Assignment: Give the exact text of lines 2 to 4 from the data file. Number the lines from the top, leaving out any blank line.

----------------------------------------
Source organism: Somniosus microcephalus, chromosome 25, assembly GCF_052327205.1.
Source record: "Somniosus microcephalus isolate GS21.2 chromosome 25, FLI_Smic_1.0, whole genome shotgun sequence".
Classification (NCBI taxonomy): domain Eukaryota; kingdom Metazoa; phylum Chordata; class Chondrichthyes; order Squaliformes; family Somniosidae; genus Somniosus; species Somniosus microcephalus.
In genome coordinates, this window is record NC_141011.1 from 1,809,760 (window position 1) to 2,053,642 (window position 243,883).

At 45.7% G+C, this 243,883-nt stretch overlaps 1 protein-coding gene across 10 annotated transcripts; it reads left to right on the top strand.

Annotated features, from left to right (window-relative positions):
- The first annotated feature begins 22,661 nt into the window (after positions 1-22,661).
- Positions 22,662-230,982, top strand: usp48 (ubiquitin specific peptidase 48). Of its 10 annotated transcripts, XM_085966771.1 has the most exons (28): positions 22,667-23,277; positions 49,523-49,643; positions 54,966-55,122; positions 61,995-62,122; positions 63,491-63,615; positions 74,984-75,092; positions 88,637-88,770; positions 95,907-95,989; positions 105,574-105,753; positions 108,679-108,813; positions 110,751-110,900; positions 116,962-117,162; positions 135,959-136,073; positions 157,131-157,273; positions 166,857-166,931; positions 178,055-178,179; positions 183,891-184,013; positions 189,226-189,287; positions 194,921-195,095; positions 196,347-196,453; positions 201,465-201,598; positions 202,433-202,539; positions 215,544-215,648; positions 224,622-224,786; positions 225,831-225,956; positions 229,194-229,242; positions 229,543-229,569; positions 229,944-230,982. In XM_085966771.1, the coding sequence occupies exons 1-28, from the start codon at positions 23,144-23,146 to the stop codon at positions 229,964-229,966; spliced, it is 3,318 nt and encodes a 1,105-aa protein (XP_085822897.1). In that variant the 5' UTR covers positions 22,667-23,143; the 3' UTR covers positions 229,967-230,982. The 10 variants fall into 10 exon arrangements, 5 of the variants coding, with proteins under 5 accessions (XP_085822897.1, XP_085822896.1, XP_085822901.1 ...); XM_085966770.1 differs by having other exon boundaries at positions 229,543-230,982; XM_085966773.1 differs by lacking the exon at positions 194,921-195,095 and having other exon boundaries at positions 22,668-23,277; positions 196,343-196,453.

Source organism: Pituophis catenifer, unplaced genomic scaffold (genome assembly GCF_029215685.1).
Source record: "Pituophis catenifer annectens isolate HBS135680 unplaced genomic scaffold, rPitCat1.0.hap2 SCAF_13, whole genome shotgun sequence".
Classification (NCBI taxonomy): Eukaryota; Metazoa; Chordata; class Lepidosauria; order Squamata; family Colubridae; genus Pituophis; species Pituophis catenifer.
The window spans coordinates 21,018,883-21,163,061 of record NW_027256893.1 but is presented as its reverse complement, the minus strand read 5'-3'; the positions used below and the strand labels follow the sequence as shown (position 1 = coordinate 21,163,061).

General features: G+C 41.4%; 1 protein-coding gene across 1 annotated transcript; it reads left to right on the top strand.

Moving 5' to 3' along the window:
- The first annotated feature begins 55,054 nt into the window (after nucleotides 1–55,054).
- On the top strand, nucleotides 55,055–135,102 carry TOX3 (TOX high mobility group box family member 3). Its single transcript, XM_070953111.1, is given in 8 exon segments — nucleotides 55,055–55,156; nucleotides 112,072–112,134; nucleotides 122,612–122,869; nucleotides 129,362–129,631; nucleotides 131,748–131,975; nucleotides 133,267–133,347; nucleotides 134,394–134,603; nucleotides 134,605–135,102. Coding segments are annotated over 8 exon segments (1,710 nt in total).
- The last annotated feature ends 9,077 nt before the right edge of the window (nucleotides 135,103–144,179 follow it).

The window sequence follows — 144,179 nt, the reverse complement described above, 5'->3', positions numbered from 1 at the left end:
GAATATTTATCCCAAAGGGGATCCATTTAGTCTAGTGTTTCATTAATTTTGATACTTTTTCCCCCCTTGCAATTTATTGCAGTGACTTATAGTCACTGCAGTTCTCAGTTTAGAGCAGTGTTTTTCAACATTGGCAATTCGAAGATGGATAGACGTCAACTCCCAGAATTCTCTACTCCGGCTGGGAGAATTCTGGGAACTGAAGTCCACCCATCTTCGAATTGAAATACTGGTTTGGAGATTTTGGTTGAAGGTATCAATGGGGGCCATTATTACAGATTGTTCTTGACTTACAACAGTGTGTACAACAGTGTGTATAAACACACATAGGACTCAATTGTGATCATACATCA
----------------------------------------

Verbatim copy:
Source record: "Somniosus microcephalus isolate GS21.2 chromosome 25, FLI_Smic_1.0, whole genome shotgun sequence".
Classification (NCBI taxonomy): domain Eukaryota; kingdom Metazoa; phylum Chordata; class Chondrichthyes; order Squaliformes; family Somniosidae; genus Somniosus; species Somniosus microcephalus.
In genome coordinates, this window is record NC_141011.1 from 1,809,760 (window position 1) to 2,053,642 (window position 243,883).